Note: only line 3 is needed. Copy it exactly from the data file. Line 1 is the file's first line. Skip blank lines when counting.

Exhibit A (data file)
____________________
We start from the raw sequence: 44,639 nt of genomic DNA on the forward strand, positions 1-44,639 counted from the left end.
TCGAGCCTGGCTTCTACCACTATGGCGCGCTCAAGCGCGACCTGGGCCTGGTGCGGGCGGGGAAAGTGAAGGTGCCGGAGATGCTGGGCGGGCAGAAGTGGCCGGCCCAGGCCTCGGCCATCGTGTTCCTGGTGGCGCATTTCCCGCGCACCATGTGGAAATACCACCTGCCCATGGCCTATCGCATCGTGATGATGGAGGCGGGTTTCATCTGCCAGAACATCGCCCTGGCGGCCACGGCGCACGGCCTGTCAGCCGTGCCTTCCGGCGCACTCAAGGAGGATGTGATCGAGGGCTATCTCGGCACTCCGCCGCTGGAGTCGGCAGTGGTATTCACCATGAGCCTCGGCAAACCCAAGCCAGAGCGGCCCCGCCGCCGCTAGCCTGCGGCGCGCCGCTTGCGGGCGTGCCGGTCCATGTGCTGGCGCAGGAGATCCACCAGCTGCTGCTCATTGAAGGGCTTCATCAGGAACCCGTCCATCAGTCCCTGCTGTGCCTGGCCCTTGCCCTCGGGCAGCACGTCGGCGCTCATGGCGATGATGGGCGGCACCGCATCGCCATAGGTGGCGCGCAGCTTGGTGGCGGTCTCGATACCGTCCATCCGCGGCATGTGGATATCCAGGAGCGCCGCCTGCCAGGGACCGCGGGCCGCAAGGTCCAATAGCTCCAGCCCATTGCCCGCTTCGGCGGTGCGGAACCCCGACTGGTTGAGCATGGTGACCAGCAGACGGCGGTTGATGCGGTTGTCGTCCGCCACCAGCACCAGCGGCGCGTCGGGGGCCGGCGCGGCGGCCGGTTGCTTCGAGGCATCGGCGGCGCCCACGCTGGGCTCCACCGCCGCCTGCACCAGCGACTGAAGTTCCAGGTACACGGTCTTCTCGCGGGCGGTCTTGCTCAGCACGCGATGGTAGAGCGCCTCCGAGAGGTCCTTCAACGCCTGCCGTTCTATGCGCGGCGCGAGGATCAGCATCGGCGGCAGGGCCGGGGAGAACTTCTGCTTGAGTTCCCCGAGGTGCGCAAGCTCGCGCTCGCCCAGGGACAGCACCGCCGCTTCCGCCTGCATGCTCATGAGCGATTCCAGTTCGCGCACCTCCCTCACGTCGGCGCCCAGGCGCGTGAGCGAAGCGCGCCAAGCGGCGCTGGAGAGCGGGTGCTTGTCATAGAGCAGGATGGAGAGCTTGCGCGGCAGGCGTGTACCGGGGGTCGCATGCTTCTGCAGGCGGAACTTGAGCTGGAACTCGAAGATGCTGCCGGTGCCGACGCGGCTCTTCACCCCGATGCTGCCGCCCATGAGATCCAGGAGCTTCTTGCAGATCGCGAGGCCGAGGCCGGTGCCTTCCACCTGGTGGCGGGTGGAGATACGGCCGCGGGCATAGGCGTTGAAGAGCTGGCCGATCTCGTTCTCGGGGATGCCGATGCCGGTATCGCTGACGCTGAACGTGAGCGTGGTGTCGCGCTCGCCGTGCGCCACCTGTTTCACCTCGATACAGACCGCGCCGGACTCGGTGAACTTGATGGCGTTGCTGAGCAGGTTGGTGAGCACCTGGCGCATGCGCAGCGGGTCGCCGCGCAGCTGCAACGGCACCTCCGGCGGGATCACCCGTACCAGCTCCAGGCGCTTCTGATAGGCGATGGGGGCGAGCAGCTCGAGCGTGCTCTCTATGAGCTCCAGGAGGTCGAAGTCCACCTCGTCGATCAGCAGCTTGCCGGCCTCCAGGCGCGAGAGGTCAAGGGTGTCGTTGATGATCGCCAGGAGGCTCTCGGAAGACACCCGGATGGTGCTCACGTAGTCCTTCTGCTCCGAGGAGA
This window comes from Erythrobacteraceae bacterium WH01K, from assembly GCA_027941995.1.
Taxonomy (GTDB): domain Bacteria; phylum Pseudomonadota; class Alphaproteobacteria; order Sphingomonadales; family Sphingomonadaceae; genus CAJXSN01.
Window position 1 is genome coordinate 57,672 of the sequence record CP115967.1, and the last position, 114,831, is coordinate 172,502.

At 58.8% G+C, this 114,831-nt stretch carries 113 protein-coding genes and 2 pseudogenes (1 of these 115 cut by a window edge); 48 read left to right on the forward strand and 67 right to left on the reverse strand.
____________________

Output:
This window comes from Erythrobacteraceae bacterium WH01K, from assembly GCA_027941995.1.